Accompanying Howl in Amsterdam was fellow Proper Ornaments member and drummer, Bobby Syme, who is a gifted producer and engineer, and took the reins in the studio. Most of the album was recorded between the two of them, with additional string arrangements by Richard Jones and with Victoria Hamblett on backing vocals.

With My Idol Family, Howl has found his voice both with his more confident singing style but also in his lyrics, which are more prominent in the mix. The album title emerged from the overarching themes of family and idols, and how people idolise celebrities and try to emulate their lifestyle. This is encapsulated in the song Meet Lou’s Needs, about so many people in music trying to copy Lou Reed’s look, music, attitude and his drug habits. As Charles says: ‘I love Lou Reed but I don’t want to see shit imitations of him every time you go see a show or after party.’ Idols are also flagged up in the song  John Albarn, where he imagines two of his musical heroes as one seamless being: John Lennon + Damon Albarn = John Albarn.

The opening track Death of Print speaks of Howl’s concern for the death of print press. Based on a true story, it tells of a 1970s zine in Berkley which got shut down and disbanded a group of friends. As he says: ‘I’ve always been concerned with our ever increasing seclusion, with much help from the internet and personal social media profiles.’

Goodbye Sleep tells of the time he drove his friends garage punk band on tour when he was 20, and was caught for a driving offence in Malmo, Sweden and sent to prison for one month over the Christmas period. ‘This song is about not being able to sleep properly the first week or so, thinking of my friends outside carrying on the tour and heading home,’ says Charles.

At times rapturously melodic and others jarringly off-kilter, there’s a real variety of sounds on My Idol Family. Howl didn’t want to be afraid to get cheesy with this record and as a result, it feels more honest. Without the pressure of having to be faithful to one particular genre or trying to fit in to the favoured psych revival of recent years, he draws on eclectic influences to embrace a wider scope, thus creating something that sounds refreshingly unique and remarkably modern.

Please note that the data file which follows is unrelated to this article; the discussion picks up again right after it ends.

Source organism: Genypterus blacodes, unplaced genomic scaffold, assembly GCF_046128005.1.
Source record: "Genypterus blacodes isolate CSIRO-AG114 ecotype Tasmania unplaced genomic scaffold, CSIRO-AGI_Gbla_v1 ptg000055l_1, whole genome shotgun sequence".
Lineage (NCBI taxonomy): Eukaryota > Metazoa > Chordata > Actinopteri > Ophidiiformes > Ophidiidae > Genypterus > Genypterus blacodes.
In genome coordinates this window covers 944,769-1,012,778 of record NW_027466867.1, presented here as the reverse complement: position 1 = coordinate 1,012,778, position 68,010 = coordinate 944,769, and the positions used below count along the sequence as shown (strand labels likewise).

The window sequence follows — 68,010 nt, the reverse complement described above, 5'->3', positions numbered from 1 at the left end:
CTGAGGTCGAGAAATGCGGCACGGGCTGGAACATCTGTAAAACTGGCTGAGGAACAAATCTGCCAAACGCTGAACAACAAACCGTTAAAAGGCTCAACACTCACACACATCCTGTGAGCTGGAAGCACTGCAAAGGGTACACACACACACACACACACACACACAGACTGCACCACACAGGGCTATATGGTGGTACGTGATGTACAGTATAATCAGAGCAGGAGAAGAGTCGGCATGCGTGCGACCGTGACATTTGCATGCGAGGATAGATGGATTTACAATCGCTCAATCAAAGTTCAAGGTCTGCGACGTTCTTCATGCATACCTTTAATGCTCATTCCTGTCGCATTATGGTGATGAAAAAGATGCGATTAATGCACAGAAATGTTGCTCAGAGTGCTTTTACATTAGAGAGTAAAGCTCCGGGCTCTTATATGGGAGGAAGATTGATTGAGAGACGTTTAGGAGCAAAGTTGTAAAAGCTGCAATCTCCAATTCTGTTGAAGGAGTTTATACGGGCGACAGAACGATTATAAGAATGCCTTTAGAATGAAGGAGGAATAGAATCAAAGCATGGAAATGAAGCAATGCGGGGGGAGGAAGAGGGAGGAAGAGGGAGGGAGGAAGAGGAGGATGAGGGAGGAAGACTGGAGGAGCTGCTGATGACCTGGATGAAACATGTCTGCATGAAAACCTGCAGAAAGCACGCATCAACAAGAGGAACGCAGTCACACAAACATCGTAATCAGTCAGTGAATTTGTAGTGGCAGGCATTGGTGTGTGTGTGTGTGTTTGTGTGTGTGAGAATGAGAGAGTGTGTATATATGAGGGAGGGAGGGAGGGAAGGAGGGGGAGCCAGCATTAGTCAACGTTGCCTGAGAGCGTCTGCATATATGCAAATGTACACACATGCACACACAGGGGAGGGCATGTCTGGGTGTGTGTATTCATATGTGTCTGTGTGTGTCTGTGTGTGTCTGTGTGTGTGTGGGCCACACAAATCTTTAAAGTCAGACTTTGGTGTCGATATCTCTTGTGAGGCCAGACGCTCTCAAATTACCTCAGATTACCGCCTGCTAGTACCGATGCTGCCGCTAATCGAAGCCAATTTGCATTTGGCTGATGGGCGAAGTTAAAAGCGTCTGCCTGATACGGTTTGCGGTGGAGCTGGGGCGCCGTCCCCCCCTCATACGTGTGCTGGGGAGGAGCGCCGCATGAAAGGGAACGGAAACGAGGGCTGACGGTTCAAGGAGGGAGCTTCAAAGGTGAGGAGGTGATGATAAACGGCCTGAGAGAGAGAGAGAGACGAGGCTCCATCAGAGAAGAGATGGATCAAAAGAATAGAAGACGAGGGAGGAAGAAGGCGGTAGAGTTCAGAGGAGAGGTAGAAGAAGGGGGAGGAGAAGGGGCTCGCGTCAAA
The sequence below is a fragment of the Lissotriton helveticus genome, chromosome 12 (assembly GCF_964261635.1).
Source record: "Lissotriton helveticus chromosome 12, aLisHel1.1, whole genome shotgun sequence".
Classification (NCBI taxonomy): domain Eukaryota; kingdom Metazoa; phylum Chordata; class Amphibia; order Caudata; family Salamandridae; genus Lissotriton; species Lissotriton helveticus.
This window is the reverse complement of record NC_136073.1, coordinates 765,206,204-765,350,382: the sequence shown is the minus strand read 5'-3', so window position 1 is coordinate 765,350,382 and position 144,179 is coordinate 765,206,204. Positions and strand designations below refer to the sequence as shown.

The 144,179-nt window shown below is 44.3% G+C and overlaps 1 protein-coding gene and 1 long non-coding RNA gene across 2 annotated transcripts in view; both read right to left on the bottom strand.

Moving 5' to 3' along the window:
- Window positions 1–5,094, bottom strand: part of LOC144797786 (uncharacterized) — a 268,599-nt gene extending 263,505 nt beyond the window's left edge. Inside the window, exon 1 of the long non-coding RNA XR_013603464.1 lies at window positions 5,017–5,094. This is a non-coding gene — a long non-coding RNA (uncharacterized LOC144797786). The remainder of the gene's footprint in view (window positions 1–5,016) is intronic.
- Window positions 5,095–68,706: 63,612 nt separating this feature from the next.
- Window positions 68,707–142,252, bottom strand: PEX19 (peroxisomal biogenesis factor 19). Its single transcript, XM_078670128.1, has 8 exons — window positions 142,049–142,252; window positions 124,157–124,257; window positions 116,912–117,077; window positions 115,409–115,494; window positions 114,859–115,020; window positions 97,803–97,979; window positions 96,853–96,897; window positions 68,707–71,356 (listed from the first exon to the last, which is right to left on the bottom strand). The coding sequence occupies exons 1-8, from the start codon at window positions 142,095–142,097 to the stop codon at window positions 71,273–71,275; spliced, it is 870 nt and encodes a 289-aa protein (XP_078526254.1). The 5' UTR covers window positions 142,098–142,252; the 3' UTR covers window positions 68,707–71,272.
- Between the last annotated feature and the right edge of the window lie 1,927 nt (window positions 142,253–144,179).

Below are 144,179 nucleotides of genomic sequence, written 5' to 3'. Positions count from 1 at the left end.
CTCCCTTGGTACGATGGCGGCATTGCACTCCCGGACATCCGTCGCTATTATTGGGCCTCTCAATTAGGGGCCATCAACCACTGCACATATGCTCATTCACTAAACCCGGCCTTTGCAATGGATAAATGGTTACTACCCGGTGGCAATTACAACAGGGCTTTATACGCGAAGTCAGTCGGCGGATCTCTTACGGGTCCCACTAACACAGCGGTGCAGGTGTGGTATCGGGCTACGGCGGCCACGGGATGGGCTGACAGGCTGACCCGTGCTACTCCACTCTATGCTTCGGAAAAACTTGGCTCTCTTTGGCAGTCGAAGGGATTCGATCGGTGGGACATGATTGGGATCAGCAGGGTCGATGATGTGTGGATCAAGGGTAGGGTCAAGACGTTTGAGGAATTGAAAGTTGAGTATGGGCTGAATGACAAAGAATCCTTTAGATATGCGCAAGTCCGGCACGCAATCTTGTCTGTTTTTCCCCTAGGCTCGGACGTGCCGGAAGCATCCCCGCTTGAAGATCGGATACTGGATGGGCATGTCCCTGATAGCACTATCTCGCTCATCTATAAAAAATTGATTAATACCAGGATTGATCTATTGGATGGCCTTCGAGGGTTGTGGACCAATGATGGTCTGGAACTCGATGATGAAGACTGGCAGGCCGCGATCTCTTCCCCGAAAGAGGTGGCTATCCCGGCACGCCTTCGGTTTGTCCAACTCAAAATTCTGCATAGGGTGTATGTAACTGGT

Special guests are Tiger Lion. Immersive dream pop inspired by nature and the subconscious, Tiger Lion are a (mainly) French trio based in North London, fronted by writer and visual artist Clementine Blue. Their distilled melodies flourish from St Vincent’s asymmetrical purity to Tame Impala’s hypnotic riffing intensity and crackle with Throwing Muses’ bruised, cardiac fire across organic canvasses inspired by Blake and Turner. Last year they released two thematic EPs: Outremer’s spectral, oceanic songs and The Moon Inside Me’s darker rituals of the habitual, followed this February by the cracked enamel dream of their sad Valentine take on Heart Of Glass. This spring will see Beyond The Mountains, a song cycle and visual book about the peace above the cloud line and the effect of thinner air on the human heart.

Buy tickets now. Tickets are available from the bar (no booking fee), Vinyl Exchange, WeGotTickets.com, Ticketline.co.uk and on 0871 220 0260.